60. Question. Has anyone heard of the book “two to talk”? By the Hanen institute?

    It was recommended to us for DS1. If you have a copy you’re not using I’d love to borrow it.

  61. Finn, I’ve never heard of anyone needing to buy textbooks for US, at least public ones. I have friends who live in Indiana and they have to pay a textbook fee every year, but the schools supply the books and keep them.

    When I was getting my nursing and np degrees, I bought all my books on Amazon and then resold them back on Amazon. They’ve upped their seller fees but you can still come pretty close to breaking even on them, although shipping to/from Hawai’i might cost a little more.

  62. “Milo’s not here, so I’ll go all MrMoneyPants on the writer. No one “needs” a blue tooth keyboard, or gogowifi. I can’t imagine an academic that “needs” wifi for 2 hours. Sure, people work on the plane all the time, but I think there is plenty of work to be done that doesn’t require a low bandwidth connection.”

    Yes. This is why it sounded petty. Paying for hotel rooms and airfare OOP and complaining is not petty. Paying for travel pillows and whining about it gets a massive eye roll.

    @Finn- it’s standard at the private schools here to buy HS textbooks as well and there is a thriving resale market. It can really add up.

    I grew up in the same general area as WCE at the same time, and I knew lots of professional working moms, including my own. Not sure it’s all geographical.

  63. Ivy makes a good point about town characteristics vs. general geography. There weren’t many professional men in my town either, and the professional parents of my classmates were in professions (physician, pastor) that culturally either had stay-at-home or teacher wives.

  64. “lots of firm provided breakfasts and lunches”

    This reminds me of a job when my office was down the hall from the biggest conference room in our facility, and the nearest restrooms were right next to that conference room.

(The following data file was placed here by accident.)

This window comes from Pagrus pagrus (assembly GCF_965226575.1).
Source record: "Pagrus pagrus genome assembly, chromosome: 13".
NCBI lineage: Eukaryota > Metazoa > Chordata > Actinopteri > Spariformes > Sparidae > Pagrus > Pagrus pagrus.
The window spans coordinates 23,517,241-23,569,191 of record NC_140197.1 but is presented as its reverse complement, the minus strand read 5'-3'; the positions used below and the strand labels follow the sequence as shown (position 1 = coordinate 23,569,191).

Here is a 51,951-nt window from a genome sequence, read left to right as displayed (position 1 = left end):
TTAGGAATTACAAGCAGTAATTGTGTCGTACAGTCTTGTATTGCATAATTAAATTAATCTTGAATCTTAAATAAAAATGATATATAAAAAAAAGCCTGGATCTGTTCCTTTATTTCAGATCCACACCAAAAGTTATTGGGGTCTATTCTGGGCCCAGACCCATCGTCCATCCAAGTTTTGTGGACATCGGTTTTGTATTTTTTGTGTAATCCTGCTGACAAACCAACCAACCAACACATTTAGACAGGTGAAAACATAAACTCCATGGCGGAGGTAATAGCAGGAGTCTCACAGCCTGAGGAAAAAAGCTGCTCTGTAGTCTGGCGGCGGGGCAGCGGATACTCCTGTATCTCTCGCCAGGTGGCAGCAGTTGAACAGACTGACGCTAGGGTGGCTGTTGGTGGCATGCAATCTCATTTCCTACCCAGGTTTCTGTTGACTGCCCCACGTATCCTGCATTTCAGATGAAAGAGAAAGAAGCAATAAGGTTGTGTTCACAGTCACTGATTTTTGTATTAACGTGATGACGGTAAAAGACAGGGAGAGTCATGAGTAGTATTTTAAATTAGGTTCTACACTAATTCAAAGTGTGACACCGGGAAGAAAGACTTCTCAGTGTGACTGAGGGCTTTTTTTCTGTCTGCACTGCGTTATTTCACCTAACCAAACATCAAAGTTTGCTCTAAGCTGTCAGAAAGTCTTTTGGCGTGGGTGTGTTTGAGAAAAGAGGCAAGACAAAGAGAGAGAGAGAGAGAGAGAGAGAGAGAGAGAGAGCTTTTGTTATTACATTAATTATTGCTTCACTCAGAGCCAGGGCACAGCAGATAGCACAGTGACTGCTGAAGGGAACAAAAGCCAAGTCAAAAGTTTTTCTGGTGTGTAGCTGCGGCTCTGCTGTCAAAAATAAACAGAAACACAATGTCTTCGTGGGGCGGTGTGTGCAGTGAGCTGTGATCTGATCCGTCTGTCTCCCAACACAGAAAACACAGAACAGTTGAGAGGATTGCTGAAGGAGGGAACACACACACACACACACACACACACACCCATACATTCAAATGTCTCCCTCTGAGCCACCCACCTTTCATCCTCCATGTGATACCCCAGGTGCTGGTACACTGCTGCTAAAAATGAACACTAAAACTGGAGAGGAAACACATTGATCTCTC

Whenever anyone from our office went to the restroom, we’d take a quick peek at the conference room, especially around lunchtime. There were often events held there with catered meals, and after they were done, we’d swoop in like vultures. This was how we got firm-provided breakfasts and lunches.

  65. Even today with so much information at our fingertips some of the nuances of compensation and expense reimbursement can be hard to know completely until you have first- or second-hand experience. I had never heard of how universities do not fully reimburse travel until MooshiMooshi wrote about it here. At first it sounded outrageous but I’ve come to see how it makes some sense in that field.

    I’ve seen 20-something professionals experience a steep learning curve on expense reimbursement polices during their first few years of working, as I did. My reaction back when I started working was “wow they’ll pay for all this?”, but that was in the dark ages and I was very uninformed. OTOH, recently a young professional from an UMC family just starting out on the job did not know that his company not only paid for his airfare and hotels, but also for his meals. Another young employee at a very small company was (almost) convinced by his boss that getting reimbursed for his travel expenses was a very generous gesture.

    After seeing how all this plays out during my career, my general advice to most workers would be to be aggressive in going for money. I say this as a former manager who dealt with all types of employees and worked with administration departments that handled expense reports. Keep thinking of your next raise and expense as much as you can. Let your employer set the boundaries and don’t be too annoying, but don’t make the mistake of leaving money on the table.